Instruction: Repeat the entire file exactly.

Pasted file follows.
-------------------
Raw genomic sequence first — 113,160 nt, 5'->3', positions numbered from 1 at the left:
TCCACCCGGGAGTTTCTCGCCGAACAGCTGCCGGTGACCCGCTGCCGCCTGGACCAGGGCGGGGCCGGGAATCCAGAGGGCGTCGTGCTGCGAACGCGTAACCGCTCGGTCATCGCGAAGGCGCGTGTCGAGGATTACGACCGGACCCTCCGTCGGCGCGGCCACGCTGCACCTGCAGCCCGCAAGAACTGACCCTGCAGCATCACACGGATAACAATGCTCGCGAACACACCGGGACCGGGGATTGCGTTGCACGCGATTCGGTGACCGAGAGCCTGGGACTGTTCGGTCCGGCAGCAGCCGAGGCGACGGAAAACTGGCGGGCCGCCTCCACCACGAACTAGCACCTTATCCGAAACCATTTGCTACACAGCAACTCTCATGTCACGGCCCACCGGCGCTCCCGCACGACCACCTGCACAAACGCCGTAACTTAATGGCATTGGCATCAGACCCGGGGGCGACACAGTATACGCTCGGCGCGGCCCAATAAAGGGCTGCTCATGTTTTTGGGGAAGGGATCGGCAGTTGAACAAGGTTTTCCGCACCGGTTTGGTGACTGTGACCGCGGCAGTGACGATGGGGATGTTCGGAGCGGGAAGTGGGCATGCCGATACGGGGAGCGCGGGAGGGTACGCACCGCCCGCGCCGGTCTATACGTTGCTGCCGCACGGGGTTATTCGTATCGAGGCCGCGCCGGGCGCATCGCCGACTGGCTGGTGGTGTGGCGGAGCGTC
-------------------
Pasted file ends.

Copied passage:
Raw genomic sequence first — 113,160 nt, 5'->3', positions numbered from 1 at the left:
TCCACCCGGGAGTTTCTCGCCGAACAGCTGCCGGTGACCCGCTGCCGCCTGGACCAGGGCGGGGCCGGGAATCCAGAGGGCGTCGTGCTGCGAACGCGTAACCGCTCGGTCATCGCGAAGGCGCGTGTCGAGGATTACGACCGGACCCTCCGTCGGCGCGGCCACGCTGCACCTGCAGCCCGCAAGAACTGACCCTGCAGCATCACACGGATAACAATGCTCGCGAACACACCGGGACCGGGGATTGCGTTGCACGCGATTCGGTGACCGAGAGCCTGGGACTGTTCGGTCCGGCAGCAGCCGAGGCGACGGAAAACTGGCGGGCCGCCTCCACCACGAACTAGCACCTTATCCGAAACCATTTGCTACACAGCAACTCTCATGTCACGGCCCACCGGCGCTCCCGCACGACCACCTGCACAAACGCCGTAACTTAATGGCATTGGCATCAGACCCGGGGGCGACACAGTATACGCTCGGCGCGGCCCAATAAAGGGCTGCTCATGTTTTTGGGGAAGGGATCGGCAGTTGAACAAGGTTTTCCGCACCGGTTTGGTGACTGTGACCGCGGCAGTGACGATGGGGATGTTCGGAGCGGGAAGTGGGCATGCCGATACGGGGAGCGCGGGAGGGTACGCACCGCCCGCGCCGGTCTATACGTTGCTGCCGCACGGGGTTATTCGTATCGAGGCCGCGCCGGGCGCATCGCCGACTGGCTGGTGGTGTGGCGGAGCGTC